Never Fear -- the Tick Is Here to Save the Day

The blue Tick (voice of Townsend Coleman) and his trusty sidekick, Arthur (none other than Monkee Micky Dolenz), are back in
The blue Tick (voice of Townsend Coleman) and his trusty sidekick, Arthur (none other than Monkee Micky Dolenz), are back in "The Tick vs. Season One" DVD set. (Buena Vista Home Entertainment)

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By Curt Fields
Washington Post Staff Writer
Friday, September 1, 2006

Spoon!

The Tick is finally available on DVD with "The Tick vs. Season One" ($34.99). If you're a fan of the muscle-bound, blue-suited superhero, then you know that "Spoon!" is one of his battle cries as he fights evil in the form of such villains as Mr. Mental, Chairface Chippendale and Pineapple Pokopo. If not, then you should check out this hilarious valentine to comic book lore.

This isn't the perfect release. It leaves out one episode from the first season ("The Tick vs. The Molemen"), and it has no bonus features of any kind. The latter is a shame because the show has a cult-like following that would be thrilled to hear some insider commentary or see some previously unaired bits. Then again, the shows are so twistedly funny that they're satisfyingly entertaining without extras.

The Tick is ever hopeful, a bit dense and extremely verbose with lots of florid speeches ("Don't ever try to swim against the mighty tide of justice"). His sidekick is Arthur, an accountant who can fly and who is as timid and self-aware as the Tick is unreservedly over the top. Other superheroes populating their world include American Maid, Die Fledermaus, the Civic Minded Five and Sewer Urchin.

The art and tone have a bit of a retro feel that is just right. Created by Ben Edlund, "The Tick" makes fun of superhero cliches and has its tongue firmly in cheek, but it's not a satire of the genre so much as it is a loving homage. Episodes are riddled with pop culture references and nods to the history of the comics genre.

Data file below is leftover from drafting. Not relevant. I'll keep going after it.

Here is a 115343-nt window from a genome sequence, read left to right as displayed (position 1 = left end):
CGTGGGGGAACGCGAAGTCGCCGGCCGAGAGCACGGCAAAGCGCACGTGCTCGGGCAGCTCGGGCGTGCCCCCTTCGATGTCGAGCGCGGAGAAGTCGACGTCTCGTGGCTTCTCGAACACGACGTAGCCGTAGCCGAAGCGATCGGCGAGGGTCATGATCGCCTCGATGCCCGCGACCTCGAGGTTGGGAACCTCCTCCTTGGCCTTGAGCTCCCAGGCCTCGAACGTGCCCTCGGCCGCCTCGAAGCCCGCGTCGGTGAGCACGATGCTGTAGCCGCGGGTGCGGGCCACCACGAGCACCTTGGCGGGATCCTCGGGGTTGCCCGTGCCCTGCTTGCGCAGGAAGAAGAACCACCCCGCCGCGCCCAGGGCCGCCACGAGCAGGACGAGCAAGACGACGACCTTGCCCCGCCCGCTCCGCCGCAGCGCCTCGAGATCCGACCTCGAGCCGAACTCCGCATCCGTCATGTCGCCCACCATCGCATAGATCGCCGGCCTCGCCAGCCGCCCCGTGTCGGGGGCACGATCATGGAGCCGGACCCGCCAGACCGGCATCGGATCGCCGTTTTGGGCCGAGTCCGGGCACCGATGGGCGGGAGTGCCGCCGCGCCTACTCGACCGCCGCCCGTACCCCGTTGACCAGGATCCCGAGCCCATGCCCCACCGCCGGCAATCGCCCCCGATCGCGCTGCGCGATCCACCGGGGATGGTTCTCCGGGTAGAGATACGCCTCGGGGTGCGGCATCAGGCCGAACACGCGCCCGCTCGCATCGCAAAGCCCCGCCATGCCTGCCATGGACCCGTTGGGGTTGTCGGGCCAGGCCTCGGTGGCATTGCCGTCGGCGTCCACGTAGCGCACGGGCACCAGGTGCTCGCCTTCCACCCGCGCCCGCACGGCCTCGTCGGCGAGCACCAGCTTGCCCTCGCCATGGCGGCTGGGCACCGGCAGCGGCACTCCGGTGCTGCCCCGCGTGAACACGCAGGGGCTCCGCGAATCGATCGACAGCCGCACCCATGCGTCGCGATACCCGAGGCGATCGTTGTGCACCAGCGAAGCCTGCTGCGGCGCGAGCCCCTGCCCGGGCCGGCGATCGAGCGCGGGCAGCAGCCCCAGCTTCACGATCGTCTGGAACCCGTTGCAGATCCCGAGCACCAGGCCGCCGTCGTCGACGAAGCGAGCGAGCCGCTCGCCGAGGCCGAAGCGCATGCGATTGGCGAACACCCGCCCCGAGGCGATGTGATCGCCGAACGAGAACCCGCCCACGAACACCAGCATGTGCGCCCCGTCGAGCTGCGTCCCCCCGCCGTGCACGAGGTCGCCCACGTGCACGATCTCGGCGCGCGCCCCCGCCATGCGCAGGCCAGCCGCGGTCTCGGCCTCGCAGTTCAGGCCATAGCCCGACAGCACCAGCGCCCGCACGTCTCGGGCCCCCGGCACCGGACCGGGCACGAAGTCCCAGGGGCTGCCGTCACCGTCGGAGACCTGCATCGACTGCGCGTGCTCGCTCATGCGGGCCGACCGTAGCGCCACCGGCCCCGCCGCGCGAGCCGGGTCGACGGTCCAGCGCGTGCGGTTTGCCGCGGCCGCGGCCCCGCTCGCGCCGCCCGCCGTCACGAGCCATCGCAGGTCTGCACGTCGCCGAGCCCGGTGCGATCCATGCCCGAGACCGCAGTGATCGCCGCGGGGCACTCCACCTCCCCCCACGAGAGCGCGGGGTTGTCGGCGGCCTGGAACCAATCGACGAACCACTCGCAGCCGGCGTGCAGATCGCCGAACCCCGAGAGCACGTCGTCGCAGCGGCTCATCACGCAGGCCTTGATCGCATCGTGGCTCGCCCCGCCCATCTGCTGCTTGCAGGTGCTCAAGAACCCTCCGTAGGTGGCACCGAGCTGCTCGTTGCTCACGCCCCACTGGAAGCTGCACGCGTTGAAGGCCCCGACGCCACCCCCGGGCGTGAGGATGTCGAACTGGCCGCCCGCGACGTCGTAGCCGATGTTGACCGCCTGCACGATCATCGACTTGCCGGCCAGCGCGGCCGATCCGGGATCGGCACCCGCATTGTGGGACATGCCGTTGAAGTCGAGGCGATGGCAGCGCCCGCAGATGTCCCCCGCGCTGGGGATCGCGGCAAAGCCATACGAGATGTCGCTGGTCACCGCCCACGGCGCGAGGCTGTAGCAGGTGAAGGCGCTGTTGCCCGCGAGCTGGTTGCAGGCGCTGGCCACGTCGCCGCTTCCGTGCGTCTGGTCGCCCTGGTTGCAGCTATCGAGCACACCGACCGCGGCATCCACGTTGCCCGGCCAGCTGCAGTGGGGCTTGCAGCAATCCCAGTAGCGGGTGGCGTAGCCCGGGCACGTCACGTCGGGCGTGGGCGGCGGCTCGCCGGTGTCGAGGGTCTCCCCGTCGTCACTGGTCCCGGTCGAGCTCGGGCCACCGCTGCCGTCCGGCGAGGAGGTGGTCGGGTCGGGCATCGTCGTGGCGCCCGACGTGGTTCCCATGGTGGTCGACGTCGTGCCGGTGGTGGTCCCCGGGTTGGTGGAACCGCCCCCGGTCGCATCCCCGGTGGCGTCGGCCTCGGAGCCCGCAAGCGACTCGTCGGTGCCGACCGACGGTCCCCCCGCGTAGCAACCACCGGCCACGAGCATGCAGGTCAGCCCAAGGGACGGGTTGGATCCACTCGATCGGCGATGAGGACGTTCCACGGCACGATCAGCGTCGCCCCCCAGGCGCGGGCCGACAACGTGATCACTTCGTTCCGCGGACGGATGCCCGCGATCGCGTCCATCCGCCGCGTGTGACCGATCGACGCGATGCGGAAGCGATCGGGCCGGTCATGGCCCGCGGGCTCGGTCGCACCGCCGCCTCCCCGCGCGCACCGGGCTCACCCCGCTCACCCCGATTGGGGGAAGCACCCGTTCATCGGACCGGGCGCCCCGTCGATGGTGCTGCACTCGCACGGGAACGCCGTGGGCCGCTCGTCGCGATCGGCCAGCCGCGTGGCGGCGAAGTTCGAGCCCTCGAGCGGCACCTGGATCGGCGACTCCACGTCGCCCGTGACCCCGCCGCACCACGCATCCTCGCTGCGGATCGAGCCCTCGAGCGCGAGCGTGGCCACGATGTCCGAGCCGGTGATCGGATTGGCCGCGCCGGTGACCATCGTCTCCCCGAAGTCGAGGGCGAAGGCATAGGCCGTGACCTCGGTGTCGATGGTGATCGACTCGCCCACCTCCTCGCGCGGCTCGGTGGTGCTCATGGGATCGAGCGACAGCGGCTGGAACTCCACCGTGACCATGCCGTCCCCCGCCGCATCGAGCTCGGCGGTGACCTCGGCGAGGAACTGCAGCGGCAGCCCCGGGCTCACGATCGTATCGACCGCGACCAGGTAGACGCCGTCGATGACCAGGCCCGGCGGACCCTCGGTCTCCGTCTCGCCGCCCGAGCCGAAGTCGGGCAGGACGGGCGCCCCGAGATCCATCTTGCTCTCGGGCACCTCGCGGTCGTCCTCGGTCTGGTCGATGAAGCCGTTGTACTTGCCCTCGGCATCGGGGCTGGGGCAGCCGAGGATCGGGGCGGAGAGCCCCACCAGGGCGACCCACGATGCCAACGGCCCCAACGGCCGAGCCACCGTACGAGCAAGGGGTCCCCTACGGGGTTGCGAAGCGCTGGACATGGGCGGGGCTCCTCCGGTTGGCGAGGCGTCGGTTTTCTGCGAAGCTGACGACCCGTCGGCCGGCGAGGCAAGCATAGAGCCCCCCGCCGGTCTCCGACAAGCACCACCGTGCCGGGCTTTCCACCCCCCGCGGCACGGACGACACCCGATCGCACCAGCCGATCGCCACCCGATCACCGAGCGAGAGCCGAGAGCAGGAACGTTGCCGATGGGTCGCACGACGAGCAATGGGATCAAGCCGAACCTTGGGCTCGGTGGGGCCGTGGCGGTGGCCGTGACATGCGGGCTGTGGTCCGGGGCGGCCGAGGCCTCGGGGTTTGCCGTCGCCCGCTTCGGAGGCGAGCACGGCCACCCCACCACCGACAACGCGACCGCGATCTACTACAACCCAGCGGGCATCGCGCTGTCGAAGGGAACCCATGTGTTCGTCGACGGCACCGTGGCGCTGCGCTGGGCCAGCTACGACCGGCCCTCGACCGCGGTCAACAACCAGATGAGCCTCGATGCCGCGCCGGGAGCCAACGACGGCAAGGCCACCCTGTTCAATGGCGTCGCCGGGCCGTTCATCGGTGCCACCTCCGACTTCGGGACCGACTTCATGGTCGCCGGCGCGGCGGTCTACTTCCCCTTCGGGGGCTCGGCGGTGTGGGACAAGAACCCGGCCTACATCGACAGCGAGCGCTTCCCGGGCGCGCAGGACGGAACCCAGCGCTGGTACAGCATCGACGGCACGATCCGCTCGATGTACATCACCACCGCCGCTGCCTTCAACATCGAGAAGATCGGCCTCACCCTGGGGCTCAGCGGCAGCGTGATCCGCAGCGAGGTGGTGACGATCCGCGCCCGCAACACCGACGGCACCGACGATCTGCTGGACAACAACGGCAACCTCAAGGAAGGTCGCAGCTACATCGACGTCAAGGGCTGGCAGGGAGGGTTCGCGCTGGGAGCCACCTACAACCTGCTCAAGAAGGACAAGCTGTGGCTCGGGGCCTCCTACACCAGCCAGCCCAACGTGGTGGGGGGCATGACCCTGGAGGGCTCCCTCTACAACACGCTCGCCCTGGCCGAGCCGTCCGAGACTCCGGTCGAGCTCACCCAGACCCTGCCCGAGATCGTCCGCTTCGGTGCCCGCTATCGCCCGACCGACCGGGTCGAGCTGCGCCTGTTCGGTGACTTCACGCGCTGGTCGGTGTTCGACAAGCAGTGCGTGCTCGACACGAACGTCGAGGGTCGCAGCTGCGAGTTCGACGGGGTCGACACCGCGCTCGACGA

The plots are wackily bizarre. One of the standout episodes, for instance, is "The Tick vs. The Tick" which has the Tick, Arthur, Die Fledermaus and Sewer Urchin going to a nightclub for superheroes. While there, the Tick ends up fighting a guy named Barry who thinks he's the Tick (he's not really a superhero, but he's related to the club's owner so he's allowed in). Meanwhile, Arthur is stuck in the Sidekick's Lounge around back because sidekicks aren't allowed in the main club, and he discovers the Midnight Bomber What Bombs At Midnight, a crazy villain who's planning to blow the place up. As is typical, it's packed with sight gags and verbal jokes, some subtle, some slapstick broad.

The animated series is far better than the brief live action show that had a short run a few years back. Even though it has been 10 years, it has aged well and still seems original despite pop culture having been saturated with "different takes" on the comic book genre. This is partly because the characters were fleshed out. Some of them may be idiots, but they're multidimensional idiots, not merely one-note beings. And the voice work adds to their depth. Townsend Coleman as the Tick and Micky Dolenz (yes, the one from the Monkees) as Arthur are always spot on with their routines. Others in the cast include Cam Clarke as Die Fledermaus, Kay Lenz as American Maid and Jess Harnell as Sewer Urchin. Guest stars include Roddy McDowall as the Breadmaster.


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